In Praise of Stallone’s Rambo (the first two)

So after I was convinced to go see the new Rambo film (and loved it), it occurred to me that I hadn’t ever seen Rambo III, hadn’t seen Rambo: First Blood Pt. II in it’s entirety, and it was well over 20 years since I’d seen First Blood.

So I’m on a quest. The new film comes out on DVD May 27th, so I want to familiarize myself with the older films. I remembered thinking that First Blood was a decent movie, but both Sly and Rambo became whipping boys shortly thereafter, so I’ve pretty much discounted the character.  

So……First Blood. The film’s got a weak link, and it ain’t Sly. Richard Crenna’s performance is painful. Otherwise, this is a spectacularly good movie (as long as you accept the idea that the whole movie’s about a disagreement over where Rambo can eat, escalating as it does). What’s amazing is Sly’s performance, especially his breakdown at the end. I really can’t say enough about Sly. He acts his ass off in this movie. The supporting cast (with the exception of Crenna) is strong too, especially Brian Dennehy.

It looks great too. It’s hard to believe that the director is the same guy who did Weekend at Bernie’s, but there you have it. The scenery is gorgeous, the action scenes are great, and the whole film is well-paced. There isn’t a flat spot in it.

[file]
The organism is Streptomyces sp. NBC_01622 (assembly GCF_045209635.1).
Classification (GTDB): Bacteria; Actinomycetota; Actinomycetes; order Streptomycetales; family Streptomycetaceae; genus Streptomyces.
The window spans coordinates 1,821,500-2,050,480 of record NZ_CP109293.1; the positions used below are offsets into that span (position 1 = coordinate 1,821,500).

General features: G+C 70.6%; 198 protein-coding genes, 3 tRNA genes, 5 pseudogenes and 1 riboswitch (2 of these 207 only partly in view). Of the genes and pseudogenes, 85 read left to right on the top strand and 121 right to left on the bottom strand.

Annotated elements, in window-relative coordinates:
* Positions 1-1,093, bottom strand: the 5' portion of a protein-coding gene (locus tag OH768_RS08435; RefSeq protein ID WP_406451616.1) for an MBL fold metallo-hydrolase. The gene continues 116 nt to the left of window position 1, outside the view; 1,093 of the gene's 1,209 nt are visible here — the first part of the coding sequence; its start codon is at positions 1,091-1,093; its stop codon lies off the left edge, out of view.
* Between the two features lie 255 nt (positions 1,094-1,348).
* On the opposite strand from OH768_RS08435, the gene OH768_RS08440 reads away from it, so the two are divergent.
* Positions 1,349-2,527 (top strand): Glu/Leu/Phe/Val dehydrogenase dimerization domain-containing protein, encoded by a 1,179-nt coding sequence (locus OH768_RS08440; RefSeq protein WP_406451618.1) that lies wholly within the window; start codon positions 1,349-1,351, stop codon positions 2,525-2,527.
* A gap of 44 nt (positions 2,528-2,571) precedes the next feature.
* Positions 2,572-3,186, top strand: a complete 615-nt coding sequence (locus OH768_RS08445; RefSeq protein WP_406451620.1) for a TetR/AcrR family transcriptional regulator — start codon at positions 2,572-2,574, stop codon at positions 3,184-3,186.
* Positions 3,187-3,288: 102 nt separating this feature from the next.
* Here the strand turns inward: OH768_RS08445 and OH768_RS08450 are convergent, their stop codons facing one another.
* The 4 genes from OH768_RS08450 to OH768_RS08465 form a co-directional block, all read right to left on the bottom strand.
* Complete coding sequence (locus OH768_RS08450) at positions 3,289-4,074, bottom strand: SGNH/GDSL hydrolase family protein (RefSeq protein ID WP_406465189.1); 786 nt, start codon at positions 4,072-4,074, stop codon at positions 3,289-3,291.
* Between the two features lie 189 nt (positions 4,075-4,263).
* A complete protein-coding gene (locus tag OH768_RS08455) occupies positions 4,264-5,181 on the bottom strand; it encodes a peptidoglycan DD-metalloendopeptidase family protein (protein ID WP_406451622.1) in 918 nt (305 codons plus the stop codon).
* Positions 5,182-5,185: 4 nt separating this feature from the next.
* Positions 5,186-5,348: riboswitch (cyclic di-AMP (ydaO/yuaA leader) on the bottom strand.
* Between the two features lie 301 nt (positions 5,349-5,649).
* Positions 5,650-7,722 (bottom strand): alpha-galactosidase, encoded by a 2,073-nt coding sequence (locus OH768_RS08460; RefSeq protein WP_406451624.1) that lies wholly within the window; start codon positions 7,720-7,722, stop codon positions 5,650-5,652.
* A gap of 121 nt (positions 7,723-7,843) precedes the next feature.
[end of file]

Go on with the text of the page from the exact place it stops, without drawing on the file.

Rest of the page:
I do like the alternate ending better than the theatrical one, but then there would be no…..

Rambo: First Blood Pt. II. What an awful title, eh? Came out my junior year of high school, and I had no interest in seeing it. In fact, other than bits and pieces I’d seen on TV, I hadn’t watched the entire film until last night, and sat through half of it going, “oh, so that’s where Hot Shots Part Deux got that from.

R:FBpII is a silly movie, and pales in comparison to it’s predecessor. But as an action film it acquits itself very well. The racial stereotypes are quaint, and chest-beating patriotism is there in full-force. I did have to fight to keep from laughing at the helicopter scene at the end (thank you Weird Al and the cast of UHF), but overall it’s a pretty good movie.

Stallone (again) plays Rambo with a sincerity that is utterly lacking in his other films of the era (Tango & Cash, anyone?). No, it’s not the character study that the first film is, but it’s still a great performance.

George Cosmatos does a fine job directing the film and keeping it on a serious point (unlike his next film, Cobra). Again, this film is beautifully shot, and paced extraordinarily well.


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